I recently met a woman who lives in Veldhoven. She told me about her new neighbor, a Japanese man. She was sad to discover he did not speak Dutch as she did not speak English. But she very much wanted to connect with her neighbor so “I just invited him for a bike ride.” Together, they rode around Veldhoven and she showed him the sights. I am sure this involved a lot of sign language but the connection was made. I hugged her and told her I hoped that every international settling in Veldhoven had a neighbor like her.
You don’t have to speak Dutch to live and work here. Everyone speaks English. At least, that is the common belief. But does it really work that way? It probably does if you are a real ‘expat’ and only plan to stay here for 2 or 3 years. But if you are an ‘international’ – meaning you will be here for a long time and your children may even grow up here – this is an entirely different story. Sure, people will speak English with you. But if your Dutch colleagues exchange news at the coffee machine, you will not be able to join the conversation. And you may not get to know your lovely Dutch neighbor.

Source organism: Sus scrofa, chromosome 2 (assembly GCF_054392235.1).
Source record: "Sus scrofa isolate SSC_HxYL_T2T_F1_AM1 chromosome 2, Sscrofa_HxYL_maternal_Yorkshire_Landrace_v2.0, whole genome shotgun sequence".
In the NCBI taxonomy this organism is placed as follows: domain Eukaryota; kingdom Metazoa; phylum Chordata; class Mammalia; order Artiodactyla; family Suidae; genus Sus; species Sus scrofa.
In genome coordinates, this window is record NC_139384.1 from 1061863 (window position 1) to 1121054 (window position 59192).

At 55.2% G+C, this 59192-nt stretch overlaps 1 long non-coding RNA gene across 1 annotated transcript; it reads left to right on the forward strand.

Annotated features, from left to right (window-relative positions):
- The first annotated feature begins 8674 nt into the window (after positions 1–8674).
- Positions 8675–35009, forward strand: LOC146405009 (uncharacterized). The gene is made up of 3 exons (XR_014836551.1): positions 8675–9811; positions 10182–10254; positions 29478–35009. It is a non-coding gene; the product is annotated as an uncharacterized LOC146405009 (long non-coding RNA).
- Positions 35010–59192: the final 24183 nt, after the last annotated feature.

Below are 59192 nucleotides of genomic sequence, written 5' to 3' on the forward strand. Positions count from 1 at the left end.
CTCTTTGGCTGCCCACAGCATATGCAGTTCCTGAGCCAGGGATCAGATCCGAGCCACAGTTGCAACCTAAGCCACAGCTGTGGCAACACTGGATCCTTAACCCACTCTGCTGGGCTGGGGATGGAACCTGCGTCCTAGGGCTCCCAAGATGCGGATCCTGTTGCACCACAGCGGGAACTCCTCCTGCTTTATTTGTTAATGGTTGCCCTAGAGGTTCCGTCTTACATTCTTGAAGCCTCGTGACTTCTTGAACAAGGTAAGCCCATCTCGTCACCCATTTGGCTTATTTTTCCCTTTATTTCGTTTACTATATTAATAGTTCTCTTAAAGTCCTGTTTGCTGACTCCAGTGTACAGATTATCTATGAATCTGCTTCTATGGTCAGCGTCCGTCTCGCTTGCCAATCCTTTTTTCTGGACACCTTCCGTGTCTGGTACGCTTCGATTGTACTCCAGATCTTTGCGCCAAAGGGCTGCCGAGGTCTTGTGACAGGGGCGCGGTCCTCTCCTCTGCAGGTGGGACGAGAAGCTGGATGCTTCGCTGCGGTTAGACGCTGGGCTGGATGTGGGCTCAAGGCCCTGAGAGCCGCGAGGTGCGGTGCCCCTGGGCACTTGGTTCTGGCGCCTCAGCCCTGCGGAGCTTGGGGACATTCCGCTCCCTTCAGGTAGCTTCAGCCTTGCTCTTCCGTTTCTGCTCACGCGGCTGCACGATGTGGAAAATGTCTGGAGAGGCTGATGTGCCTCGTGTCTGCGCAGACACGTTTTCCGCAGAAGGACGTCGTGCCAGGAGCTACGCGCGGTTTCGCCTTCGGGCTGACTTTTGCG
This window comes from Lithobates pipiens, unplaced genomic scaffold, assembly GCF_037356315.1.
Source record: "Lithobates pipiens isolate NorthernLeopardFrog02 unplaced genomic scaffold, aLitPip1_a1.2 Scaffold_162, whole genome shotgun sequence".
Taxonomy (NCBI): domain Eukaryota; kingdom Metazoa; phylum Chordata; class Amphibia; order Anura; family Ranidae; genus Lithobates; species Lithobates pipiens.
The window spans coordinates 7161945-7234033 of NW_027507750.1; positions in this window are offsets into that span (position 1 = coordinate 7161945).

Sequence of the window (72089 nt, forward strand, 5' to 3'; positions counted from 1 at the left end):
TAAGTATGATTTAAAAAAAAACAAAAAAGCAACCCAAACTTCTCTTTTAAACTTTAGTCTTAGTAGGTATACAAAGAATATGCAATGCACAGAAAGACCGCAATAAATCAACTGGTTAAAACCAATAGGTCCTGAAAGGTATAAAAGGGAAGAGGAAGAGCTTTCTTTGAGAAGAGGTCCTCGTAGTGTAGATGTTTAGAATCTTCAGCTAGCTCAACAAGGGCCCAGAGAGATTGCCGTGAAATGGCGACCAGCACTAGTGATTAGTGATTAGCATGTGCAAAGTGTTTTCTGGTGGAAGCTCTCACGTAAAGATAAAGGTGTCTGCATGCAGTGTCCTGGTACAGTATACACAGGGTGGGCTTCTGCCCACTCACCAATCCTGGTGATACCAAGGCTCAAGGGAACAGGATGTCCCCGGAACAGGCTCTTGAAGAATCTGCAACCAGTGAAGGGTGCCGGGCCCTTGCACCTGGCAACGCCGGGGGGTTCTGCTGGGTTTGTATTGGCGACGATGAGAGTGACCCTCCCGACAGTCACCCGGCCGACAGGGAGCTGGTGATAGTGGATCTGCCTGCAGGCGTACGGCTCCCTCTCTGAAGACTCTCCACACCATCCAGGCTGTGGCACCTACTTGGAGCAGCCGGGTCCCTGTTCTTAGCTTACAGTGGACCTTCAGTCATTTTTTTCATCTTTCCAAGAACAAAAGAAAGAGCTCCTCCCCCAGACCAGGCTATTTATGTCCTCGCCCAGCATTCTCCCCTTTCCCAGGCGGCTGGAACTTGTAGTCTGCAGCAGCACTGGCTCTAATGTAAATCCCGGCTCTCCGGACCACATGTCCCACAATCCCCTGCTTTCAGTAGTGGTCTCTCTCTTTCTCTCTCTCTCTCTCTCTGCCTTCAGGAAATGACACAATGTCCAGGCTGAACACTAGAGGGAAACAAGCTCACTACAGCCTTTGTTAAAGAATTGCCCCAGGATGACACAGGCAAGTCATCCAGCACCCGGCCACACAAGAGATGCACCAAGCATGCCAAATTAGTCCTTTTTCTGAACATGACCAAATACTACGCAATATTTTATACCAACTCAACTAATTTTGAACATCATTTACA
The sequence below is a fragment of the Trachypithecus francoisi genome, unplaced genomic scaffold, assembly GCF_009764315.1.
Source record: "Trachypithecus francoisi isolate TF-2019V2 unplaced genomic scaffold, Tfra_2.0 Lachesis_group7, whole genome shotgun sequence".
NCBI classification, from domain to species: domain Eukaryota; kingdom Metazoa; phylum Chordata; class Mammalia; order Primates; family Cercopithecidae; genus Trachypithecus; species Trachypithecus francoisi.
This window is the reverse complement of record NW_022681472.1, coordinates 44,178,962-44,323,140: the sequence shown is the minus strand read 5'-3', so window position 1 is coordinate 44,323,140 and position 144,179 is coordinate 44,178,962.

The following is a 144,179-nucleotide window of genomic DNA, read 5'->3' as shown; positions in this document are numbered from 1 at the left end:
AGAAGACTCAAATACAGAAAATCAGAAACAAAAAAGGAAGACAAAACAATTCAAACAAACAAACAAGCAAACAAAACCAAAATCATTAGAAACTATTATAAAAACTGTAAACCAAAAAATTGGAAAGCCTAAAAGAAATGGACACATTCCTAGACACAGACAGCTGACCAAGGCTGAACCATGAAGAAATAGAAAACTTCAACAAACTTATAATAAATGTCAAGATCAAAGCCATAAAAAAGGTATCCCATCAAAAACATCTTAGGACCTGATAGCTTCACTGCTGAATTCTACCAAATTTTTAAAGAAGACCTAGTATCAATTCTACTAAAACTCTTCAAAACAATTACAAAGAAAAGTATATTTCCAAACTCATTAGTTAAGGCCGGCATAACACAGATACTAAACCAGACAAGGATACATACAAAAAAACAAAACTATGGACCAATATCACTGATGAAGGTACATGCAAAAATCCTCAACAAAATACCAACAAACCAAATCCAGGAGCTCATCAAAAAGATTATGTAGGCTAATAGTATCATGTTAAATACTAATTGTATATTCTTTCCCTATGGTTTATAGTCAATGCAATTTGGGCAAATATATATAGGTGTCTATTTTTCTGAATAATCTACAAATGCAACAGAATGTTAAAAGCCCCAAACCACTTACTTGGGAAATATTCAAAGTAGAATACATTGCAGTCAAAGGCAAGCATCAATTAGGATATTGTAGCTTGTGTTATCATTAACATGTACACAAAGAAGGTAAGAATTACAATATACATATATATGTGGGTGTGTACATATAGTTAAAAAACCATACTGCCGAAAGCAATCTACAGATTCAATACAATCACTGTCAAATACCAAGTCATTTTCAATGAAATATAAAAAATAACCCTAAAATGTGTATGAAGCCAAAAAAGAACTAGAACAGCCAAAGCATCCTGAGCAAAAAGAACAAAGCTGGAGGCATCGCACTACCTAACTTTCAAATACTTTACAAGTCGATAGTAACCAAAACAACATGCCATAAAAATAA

I know, it is not easy to learn Dutch. Not only because the language is hard but because Dutch people will immediately switch to English when they notice your accent. They either want to be helpful or show off their language skills. So let me tell you a secret about the Dutch: we have an inferiority complex. We just cannot imagine that anyone would want to learn our language. But here’s the trick: if you insist on speaking Dutch and you explain you really want to learn, Dutch people will melt and love you forever. There is nothing more endearing to a Dutch person than a non-Dutch person making this huge effort to learn our funny language. And, finally, one tip: there are button badges available that say: “Spreek Nederlands met mij”. Give it a try.
Corporate Communications & Public Affairs ASML